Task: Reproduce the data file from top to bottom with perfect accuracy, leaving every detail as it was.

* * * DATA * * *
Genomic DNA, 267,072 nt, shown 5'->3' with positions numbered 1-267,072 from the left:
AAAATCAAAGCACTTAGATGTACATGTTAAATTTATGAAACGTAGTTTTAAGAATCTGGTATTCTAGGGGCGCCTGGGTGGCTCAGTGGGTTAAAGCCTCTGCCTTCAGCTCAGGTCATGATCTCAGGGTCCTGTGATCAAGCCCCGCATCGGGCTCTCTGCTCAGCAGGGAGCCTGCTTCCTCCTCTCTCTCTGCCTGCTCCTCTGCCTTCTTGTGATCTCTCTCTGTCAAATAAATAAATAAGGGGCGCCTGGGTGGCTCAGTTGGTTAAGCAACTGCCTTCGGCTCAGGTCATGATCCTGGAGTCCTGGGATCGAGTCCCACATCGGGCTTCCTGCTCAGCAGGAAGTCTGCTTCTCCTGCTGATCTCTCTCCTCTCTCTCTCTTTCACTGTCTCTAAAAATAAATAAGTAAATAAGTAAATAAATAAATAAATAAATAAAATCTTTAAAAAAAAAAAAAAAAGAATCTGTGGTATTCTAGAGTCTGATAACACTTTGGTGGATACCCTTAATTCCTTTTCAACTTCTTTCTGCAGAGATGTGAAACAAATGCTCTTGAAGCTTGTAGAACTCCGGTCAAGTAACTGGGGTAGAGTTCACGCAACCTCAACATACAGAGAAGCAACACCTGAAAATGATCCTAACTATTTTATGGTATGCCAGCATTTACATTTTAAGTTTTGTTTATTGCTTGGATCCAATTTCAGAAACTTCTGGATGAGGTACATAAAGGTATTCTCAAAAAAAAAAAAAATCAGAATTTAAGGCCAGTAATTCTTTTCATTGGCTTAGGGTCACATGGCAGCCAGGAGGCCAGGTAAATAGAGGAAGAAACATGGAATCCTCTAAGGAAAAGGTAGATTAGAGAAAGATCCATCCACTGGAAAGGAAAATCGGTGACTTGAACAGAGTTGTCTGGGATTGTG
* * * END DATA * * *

Genomic DNA, 267,072 nt, shown 5'->3' with positions numbered 1-267,072 from the left:
AAAATCAAAGCACTTAGATGTACATGTTAAATTTATGAAACGTAGTTTTAAGAATCTGGTATTCTAGGGGCGCCTGGGTGGCTCAGTGGGTTAAAGCCTCTGCCTTCAGCTCAGGTCATGATCTCAGGGTCCTGTGATCAAGCCCCGCATCGGGCTCTCTGCTCAGCAGGGAGCCTGCTTCCTCCTCTCTCTCTGCCTGCTCCTCTGCCTTCTTGTGATCTCTCTCTGTCAAATAAATAAATAAGGGGCGCCTGGGTGGCTCAGTTGGTTAAGCAACTGCCTTCGGCTCAGGTCATGATCCTGGAGTCCTGGGATCGAGTCCCACATCGGGCTTCCTGCTCAGCAGGAAGTCTGCTTCTCCTGCTGATCTCTCTCCTCTCTCTCTCTTTCACTGTCTCTAAAAATAAATAAGTAAATAAGTAAATAAATAAATAAATAAATAAAATCTTTAAAAAAAAAAAAAAAAGAATCTGTGGTATTCTAGAGTCTGATAACACTTTGGTGGATACCCTTAATTCCTTTTCAACTTCTTTCTGCAGAGATGTGAAACAAATGCTCTTGAAGCTTGTAGAACTCCGGTCAAGTAACTGGGGTAGAGTTCACGCAACCTCAACATACAGAGAAGCAACACCTGAAAATGATCCTAACTATTTTATGGTATGCCAGCATTTACATTTTAAGTTTTGTTTATTGCTTGGATCCAATTTCAGAAACTTCTGGATGAGGTACATAAAGGTATTCTCAAAAAAAAAAAAAATCAGAATTTAAGGCCAGTAATTCTTTTCATTGGCTTAGGGTCACATGGCAGCCAGGAGGCCAGGTAAATAGAGGAAGAAACATGGAATCCTCTAAGGAAAAGGTAGATTAGAGAAAGATCCATCCACTGGAAAGGAAAATCGGTGACTTGAACAGAGTTGTCTGGGATTGTG